ANDREW: I expect second price auctions to remain prevalent, but the publisher will determine the winner and clearing price instead of SSPs. This will provide the most accurate view of the bid landscape and maximizes publisher control of revenue. Realistically, infrastructure costs will also go up. Bid throttling and efficient computing will become increasingly important.
CRAIG: The future is more win-win. I think there will be more control over revenue streams, reduced auction inefficiencies and more value to buyers. Unless publishers take back control, they risk losing insight into a buyer’s first price. I expect the focus of header bidding technology to return to the metrics that matter – ROI and yield.
Question 4: What is the role of the SSP in the future, as publishers reclaim control of auction decisions?
BILL: The value prop of SSPs will remain to provide publishers with access to unique demand through tech innovation. All of this being done in a holistic platform should help publishers fully embrace programmatic.
ANDREW: The role of the SSP is to drive positive results for publishers. Ownership of the auction decisions shouldn’t affect that. SSPs will continue to provide tech innovation and expertise to help publishers take advantage of the evolving landscape.
CRAIG: SSPs will need to become truly omni-channel and expand into programmatic direct (i.e. PMP, Biddable IO, etc.). Moving into newer areas like unified ad serving will also be important for SSPs and publishers alike.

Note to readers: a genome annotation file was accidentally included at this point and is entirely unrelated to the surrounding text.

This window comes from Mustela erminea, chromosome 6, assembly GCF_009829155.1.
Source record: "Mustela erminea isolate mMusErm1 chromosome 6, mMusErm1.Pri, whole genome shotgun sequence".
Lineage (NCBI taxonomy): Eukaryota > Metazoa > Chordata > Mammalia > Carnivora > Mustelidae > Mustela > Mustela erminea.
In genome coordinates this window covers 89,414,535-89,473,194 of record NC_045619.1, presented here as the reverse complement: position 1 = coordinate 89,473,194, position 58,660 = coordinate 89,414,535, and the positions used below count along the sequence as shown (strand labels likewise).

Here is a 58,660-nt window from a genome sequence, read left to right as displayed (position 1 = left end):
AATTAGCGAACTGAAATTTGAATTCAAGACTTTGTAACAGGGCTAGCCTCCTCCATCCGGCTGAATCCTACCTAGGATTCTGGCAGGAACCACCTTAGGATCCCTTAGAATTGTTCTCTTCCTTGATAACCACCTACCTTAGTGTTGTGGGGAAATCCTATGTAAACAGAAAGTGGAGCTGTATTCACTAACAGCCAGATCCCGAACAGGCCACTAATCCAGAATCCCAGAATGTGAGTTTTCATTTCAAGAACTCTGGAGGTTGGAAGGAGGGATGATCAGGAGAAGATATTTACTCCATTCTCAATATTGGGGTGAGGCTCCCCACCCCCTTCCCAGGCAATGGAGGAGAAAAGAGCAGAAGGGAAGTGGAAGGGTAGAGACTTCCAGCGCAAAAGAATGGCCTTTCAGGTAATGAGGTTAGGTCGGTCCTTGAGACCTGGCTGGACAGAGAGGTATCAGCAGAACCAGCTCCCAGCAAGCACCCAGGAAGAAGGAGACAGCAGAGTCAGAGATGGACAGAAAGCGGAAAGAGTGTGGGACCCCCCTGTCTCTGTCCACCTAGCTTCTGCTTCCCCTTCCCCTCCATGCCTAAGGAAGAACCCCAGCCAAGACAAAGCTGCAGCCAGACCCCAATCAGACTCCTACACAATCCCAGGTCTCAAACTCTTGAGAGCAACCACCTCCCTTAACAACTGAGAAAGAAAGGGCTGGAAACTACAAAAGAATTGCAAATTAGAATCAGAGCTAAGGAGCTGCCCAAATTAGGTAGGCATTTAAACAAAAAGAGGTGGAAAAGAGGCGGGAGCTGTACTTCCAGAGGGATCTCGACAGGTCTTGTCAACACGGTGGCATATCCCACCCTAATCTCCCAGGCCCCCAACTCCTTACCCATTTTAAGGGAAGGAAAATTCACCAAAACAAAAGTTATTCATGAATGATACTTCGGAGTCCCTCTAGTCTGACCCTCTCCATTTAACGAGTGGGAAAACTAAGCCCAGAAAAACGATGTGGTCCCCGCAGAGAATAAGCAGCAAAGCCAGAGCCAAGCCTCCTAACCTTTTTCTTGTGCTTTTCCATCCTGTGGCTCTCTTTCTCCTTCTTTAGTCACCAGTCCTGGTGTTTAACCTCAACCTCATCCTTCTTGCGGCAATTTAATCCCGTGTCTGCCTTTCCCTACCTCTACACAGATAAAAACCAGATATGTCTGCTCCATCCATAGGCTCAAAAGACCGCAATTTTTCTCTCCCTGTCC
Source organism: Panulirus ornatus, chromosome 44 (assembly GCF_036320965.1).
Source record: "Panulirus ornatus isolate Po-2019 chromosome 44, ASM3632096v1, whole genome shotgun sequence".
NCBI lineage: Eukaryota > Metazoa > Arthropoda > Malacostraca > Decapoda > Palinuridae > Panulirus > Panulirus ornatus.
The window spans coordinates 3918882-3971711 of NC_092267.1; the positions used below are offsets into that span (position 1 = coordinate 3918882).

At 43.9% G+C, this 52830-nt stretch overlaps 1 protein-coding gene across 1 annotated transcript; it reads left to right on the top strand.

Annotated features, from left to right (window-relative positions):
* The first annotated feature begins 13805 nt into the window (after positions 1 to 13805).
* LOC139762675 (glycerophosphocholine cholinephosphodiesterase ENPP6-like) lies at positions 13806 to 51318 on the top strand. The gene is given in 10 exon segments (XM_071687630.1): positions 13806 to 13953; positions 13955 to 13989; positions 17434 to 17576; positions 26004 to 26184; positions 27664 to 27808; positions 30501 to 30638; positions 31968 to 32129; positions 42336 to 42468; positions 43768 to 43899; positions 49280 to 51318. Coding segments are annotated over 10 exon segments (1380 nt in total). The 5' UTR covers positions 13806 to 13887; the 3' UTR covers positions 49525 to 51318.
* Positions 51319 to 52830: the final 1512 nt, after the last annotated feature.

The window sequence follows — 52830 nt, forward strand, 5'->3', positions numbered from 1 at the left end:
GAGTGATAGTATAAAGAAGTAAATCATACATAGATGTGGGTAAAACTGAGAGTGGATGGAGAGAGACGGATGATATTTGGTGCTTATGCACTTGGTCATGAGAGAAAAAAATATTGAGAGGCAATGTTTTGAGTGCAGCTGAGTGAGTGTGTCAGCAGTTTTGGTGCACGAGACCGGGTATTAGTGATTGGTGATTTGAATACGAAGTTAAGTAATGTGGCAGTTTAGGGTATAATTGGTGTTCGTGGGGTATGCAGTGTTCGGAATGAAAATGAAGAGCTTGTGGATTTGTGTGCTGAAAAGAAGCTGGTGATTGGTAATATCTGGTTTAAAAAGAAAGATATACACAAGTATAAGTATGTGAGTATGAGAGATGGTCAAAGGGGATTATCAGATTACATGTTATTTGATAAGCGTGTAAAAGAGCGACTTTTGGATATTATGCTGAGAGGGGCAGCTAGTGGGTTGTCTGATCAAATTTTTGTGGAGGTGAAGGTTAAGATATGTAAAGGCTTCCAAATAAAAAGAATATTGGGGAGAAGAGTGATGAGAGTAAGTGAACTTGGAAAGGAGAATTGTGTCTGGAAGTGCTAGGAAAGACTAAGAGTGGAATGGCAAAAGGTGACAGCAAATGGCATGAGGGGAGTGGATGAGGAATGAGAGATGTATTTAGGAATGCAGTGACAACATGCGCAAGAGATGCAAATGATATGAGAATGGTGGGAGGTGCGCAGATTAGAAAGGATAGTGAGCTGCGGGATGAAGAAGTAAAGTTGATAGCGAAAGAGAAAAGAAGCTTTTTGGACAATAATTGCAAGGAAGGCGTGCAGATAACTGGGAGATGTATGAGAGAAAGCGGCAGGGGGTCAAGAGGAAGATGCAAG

Question 5: What are the barriers to getting to this future model of header bidding?
BILL: The current header bidding model is significantly better than the old waterfall process so there hasn’t been a huge push to move yet. Also, significant investment is required by publishers to adopt this new model, but we believe the value would be worth it.
ANDREW: A header bidding auction where the publisher owns decisions is a big change to the SSP business model, so adoption has been slow.
CRAIG: Conducting auctions on the publisher-side is a significant investment and only a few publishers have adopted it thus far; at PubMatic, we see the benefits of this new model. We want to be leading the charge into the future.
Question 6: Other than changes to header bidding auctions, what are the biggest trends you expect to see in programmatic?
BILL: I think we will see the consolidation of SSPs. The DSP fear of losing agency budgets for “not having supply access” should dissipate as SSP partners become omnipresent.
ANDREW: As more publishers embrace header bidding, the cost of infrastructure will become a focal point for technology companies. Bid throttling, efficient computing, and a lower cost of capital will become ever more important.
CRAIG: Publisher control will be a key theme in programmatic going forward. I hope efficient bidding will grow in importance for buyers while sellers will have more control over auction rules.
To learn more about auction dynamics, download our primer here and set up time to meet with us at dmexco. Also, make sure to mark your calendars for our Twitter chat next week focusing on a hybrid approach to header bidding.